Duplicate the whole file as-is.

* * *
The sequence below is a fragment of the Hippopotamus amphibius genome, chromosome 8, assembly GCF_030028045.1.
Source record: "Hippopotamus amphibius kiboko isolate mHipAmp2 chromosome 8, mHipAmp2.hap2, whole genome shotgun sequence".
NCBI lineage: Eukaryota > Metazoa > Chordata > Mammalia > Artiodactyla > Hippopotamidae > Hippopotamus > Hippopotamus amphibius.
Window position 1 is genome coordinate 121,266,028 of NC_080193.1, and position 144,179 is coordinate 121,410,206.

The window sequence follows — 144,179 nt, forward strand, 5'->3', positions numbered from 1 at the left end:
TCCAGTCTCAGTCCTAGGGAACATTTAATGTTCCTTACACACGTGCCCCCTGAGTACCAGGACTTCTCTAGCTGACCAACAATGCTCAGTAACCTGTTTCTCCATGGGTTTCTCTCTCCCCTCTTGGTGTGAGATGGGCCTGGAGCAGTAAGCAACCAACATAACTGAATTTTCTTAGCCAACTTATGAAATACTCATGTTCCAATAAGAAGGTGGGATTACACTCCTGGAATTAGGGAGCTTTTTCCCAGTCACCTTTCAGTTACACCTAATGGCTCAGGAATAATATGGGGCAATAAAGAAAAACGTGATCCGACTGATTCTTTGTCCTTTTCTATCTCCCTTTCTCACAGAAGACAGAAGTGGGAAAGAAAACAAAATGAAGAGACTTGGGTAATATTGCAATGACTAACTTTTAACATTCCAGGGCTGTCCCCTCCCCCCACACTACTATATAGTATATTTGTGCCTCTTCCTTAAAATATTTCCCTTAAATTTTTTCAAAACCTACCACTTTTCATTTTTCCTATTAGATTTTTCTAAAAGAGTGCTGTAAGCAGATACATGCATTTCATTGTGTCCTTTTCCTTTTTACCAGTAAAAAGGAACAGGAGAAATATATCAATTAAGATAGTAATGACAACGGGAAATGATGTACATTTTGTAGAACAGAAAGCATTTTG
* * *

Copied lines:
The sequence below is a fragment of the Hippopotamus amphibius genome, chromosome 8, assembly GCF_030028045.1.
Source record: "Hippopotamus amphibius kiboko isolate mHipAmp2 chromosome 8, mHipAmp2.hap2, whole genome shotgun sequence".
NCBI lineage: Eukaryota > Metazoa > Chordata > Mammalia > Artiodactyla > Hippopotamidae > Hippopotamus > Hippopotamus amphibius.
Window position 1 is genome coordinate 121,266,028 of NC_080193.1, and position 144,179 is coordinate 121,410,206.

The window sequence follows — 144,179 nt, forward strand, 5'->3', positions numbered from 1 at the left end:
TCCAGTCTCAGTCCTAGGGAACATTTAATGTTCCTTACACACGTGCCCCCTGAGTACCAGGACTTCTCTAGCTGACCAACAATGCTCAGTAACCTGTTTCTCCATGGGTTTCTCTCTCCCCTCTTGGTGTGAGATGGGCCTGGAGCAGTAAGCAACCAACATAACTGAATTTTCTTAGCCAACTTATGAAATACTCATGTTCCAATAAGAAGGTGGGATTACACTCCTGGAATTAGGGAGCTTTTTCCCAGTCACCTTTCAGTTACACCTAATGGCTCAGGAATAATATGGGGCAATAAAGAAAAACGTGATCCGACTGATTCTTTGTCCTTTTCTATCTCCCTTTCTCACAGAAGACAGAAGTGGGAAAGAAAACAAAATGAAGAGACTTGGGTAATATTGCAATGACTAACTTTTAACATTCCAGGGCTGTCCCCTCCCCCCACACTACTATATAGTATATTTGTGCCTCTTCCTTAAAATATTTCCCTTAAATTTTTTCAAAACCTACCACTTTTCATTTTTCCTATTAGATTTTTCTAAAAGAGTGCTGTAAGCAGATACATGCATTTCATTGTGTCCTTTTCCTTTTTACCAGTAAAAAGGAACAGGAGAAATATATCAATTAAGATAGTAATGACAACGGGAAATGATGTACATTTTGTAGAACAGAAAGCATTTTG